Franklin D. Roosevelt was President when the Securities Exchange Commission (SEC) was created in 1934. The function of the SEC was to regulate the buying and selling of securities and to reform the stock exchanges. Its holy grail was to protect investors.
Prior to the stock market crash in 1929, there was no regulation of financial markets. A flower shop could sell stocks and bonds. The shoeshine boy gave hot stock tips. Unregulated Wall Street was deficient of accurate audited information regarding securities issued or sold. False information, fraudulent rumors, and get-rich-quick schemes abounded. Speculation, insider trading, manipulation, short selling, and buying on low margin credit was rampant. Prominent stock brokerage firms existed, but trustworthy information was out of the question for the average person.
Many believed that irresponsible market manipulations caused the crash, and America’s economic downfall. Roosevelt’s New Deal included the Securities Exchange Act of 1934, which governs securities transactions in the secondary market. All companies listed on a stock exchange are required to follow the requirements in the 1934 Act. The Securities and Exchange Commission (SEC) was created by the 1934 Act.
The SEC is the government’s enforcement arm. It has the authority to regulate all aspects of the securities industry. It can take civil or criminal legal action against individuals and corporations. Congress is exempted from regulations concerning insider trading, but Martha Stuart went to Federal Prison for insider trading, a violation of the 1934 Act.
Joseph P. Kennedy (Jack’s dad) was appointed by Roosevelt as the first Chairman of the SEC. Liberals hated Kennedy, who was a free-market capitalist. Kennedy’s career had included the unregulated Wall Street. He knew first-hand about manipulative practices and had profited substantially. These practices were not illegal until 1934. In 1929 Kennedy was worth about $60 million which eventually shot up to $180 million, which is about $3 billion in today’s dollars. Kennedy detractors said making him SEC Chair was “Setting a wolf to guard a flock of sheep.” Kennedy retorted: “The Federal government is the only power which can assure to the buyer that he is purchasing gold value and not gold bricks.”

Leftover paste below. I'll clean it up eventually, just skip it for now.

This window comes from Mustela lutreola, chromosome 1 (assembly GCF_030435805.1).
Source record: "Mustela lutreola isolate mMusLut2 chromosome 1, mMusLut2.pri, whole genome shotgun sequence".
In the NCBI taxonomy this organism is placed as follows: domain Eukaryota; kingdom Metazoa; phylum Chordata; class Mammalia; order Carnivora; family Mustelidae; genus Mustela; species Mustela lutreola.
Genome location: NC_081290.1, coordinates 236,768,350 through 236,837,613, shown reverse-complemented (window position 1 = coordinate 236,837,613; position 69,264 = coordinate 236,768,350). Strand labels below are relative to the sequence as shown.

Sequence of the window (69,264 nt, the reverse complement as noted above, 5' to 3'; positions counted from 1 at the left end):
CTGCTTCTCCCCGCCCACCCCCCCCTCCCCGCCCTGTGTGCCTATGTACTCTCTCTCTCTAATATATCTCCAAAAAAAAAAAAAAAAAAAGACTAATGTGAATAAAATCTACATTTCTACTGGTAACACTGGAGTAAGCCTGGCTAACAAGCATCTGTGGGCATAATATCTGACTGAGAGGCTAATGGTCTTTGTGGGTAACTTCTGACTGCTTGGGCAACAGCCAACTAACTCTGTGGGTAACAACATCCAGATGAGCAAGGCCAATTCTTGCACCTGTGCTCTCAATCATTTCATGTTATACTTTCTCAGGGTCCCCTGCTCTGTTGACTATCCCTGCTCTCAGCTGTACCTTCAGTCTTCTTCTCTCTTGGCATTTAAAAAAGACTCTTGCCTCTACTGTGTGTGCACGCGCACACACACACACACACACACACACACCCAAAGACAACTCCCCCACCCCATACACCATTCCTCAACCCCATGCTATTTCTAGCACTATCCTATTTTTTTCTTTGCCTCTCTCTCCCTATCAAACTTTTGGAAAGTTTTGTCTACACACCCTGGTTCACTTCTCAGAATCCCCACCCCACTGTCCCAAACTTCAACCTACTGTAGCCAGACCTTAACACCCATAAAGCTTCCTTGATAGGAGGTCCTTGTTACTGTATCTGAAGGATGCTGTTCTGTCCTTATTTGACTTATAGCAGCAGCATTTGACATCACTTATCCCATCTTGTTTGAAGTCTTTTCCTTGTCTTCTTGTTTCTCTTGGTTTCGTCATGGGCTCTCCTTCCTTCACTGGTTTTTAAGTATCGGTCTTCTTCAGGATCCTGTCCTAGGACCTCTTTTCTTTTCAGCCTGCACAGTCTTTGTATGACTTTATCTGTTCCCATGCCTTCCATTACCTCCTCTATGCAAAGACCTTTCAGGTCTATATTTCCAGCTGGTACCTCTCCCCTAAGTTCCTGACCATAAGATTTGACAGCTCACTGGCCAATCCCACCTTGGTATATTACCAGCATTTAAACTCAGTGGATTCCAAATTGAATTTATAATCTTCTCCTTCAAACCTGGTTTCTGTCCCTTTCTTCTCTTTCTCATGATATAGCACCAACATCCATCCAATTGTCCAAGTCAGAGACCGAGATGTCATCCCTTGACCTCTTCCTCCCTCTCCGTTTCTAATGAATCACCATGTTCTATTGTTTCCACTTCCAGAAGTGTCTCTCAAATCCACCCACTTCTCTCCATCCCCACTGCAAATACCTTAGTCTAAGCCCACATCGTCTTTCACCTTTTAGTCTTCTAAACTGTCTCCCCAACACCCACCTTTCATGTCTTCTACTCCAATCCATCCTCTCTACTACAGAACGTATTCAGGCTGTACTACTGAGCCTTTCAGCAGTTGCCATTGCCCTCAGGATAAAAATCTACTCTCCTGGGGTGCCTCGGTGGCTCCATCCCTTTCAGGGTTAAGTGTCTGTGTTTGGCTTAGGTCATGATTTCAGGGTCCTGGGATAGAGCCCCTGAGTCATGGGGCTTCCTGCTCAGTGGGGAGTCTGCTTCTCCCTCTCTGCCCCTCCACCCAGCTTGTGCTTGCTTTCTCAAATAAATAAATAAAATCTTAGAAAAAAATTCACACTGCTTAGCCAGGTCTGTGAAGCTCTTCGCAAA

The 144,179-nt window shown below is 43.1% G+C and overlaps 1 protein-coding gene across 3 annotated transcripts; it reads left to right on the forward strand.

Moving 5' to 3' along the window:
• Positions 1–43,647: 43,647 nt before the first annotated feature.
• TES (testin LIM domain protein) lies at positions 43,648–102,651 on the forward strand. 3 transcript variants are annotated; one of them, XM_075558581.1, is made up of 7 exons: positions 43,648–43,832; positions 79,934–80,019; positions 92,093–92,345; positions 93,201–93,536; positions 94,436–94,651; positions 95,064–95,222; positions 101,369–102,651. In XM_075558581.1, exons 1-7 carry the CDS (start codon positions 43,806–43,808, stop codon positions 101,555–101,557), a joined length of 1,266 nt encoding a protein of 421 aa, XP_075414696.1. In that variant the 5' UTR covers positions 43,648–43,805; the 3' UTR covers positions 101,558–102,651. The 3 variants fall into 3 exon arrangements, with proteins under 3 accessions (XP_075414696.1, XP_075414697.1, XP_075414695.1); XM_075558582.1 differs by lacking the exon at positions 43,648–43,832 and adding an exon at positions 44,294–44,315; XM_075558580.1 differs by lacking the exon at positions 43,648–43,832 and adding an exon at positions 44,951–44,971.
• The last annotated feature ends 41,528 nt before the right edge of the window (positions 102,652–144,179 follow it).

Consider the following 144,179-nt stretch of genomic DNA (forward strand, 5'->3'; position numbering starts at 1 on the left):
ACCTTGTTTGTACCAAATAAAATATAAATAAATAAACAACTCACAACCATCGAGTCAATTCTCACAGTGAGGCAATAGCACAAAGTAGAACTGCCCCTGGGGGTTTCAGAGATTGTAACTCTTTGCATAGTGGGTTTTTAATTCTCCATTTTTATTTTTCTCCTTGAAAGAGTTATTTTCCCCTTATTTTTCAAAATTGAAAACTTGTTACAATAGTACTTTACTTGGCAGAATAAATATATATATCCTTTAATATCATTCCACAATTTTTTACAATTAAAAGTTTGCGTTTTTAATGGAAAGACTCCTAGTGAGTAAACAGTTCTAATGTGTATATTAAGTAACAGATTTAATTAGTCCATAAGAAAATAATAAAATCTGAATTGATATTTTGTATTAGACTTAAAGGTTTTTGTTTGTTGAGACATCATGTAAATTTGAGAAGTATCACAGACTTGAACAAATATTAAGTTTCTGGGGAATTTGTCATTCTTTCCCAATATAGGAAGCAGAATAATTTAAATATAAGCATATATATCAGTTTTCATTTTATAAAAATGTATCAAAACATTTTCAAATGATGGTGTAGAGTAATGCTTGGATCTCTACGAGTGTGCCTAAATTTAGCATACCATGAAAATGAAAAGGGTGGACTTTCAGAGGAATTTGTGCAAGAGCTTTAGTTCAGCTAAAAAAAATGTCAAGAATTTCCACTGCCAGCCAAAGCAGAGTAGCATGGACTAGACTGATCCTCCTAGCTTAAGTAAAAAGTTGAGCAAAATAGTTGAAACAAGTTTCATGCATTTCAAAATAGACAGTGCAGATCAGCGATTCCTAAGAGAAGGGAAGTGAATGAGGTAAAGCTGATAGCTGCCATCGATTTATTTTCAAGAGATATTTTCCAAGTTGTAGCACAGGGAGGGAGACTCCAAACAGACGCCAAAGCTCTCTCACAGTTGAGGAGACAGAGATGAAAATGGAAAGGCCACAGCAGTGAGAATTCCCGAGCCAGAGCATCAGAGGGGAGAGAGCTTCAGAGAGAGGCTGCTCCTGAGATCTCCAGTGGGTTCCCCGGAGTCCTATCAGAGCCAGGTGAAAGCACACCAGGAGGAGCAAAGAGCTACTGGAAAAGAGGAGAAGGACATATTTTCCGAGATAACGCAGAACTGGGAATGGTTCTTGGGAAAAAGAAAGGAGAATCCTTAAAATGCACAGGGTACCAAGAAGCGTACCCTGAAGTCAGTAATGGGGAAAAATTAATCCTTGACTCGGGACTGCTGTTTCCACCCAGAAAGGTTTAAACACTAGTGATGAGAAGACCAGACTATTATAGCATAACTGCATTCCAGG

Kennedy found the best lawyers and formed a team to clean up Wall Street. His legacy was solid as the SEC was plausibly the most respected of the New Deal agencies. In the Roosevelt Administration, the aspiration of the SEC was to ensure fairness and to protect the investor.
A new SEC task force was created in March. President Joe Biden’s Administration announced that the SEC Enforcement Division now includes Climate and Environment, Social Justice, and (corporate) Governance (ESG). Corporations will be rated on their WOKENESS, and face fines or legal action from the SEC if found wanting.
This new SEC Task Force will be led by Kelly Gibson. She will oversee members from headquarters, regional offices, and enforcement specialized units. Kelly will use sophisticated data analysis to mine and assess information to identify potential violations. The stated goal of this SEC Task Force is to address ESG risks to investors. The specifics defining what an ESG risk might be, are left untold. Eagerly jumping on the WOKE bus are Major League Baseball, Coca-Cola, JP Morgan, Viacom, CBS, Citigroup, Cisco, UPS, Merck, and Delta Airlines.
WOKE standards are hazy at best. For example, Social Justice is associated with socialism, and often means redistribution of wealth; it advocates that some groups are oppressors and some are oppressed. Violations could span everything from climate change, to workplace diversity, and cybersecurity.
Traditional rating services for stocks and bonds considered factors such as a corporation’s ability to pay dividends, bond interest, and be competitive in the marketplace. Ethnic diversity in the workplace may now become a factor. Historically shareholders (owners of the company) have been a corporate concern; now “stakeholders” (who are they?) are included in the dialogue. Rating companies such as Bloomberg are now providing ESG Data Services.
Milton Friedman, who received a Nobel Prize in Economics, argued that shareholders' money should not be spent for anything that does not directly contribute to increasing shareholder wealth. He wrote that the social responsibility of business is to increase profit. Friedman and many free-market economists and scholars would scoff at ESG ratings. However, Joe Biden has put a legal framework into the mix with the new SEC Task Force. This is a step in the wrong direction for government intrusion into internal corporate policies.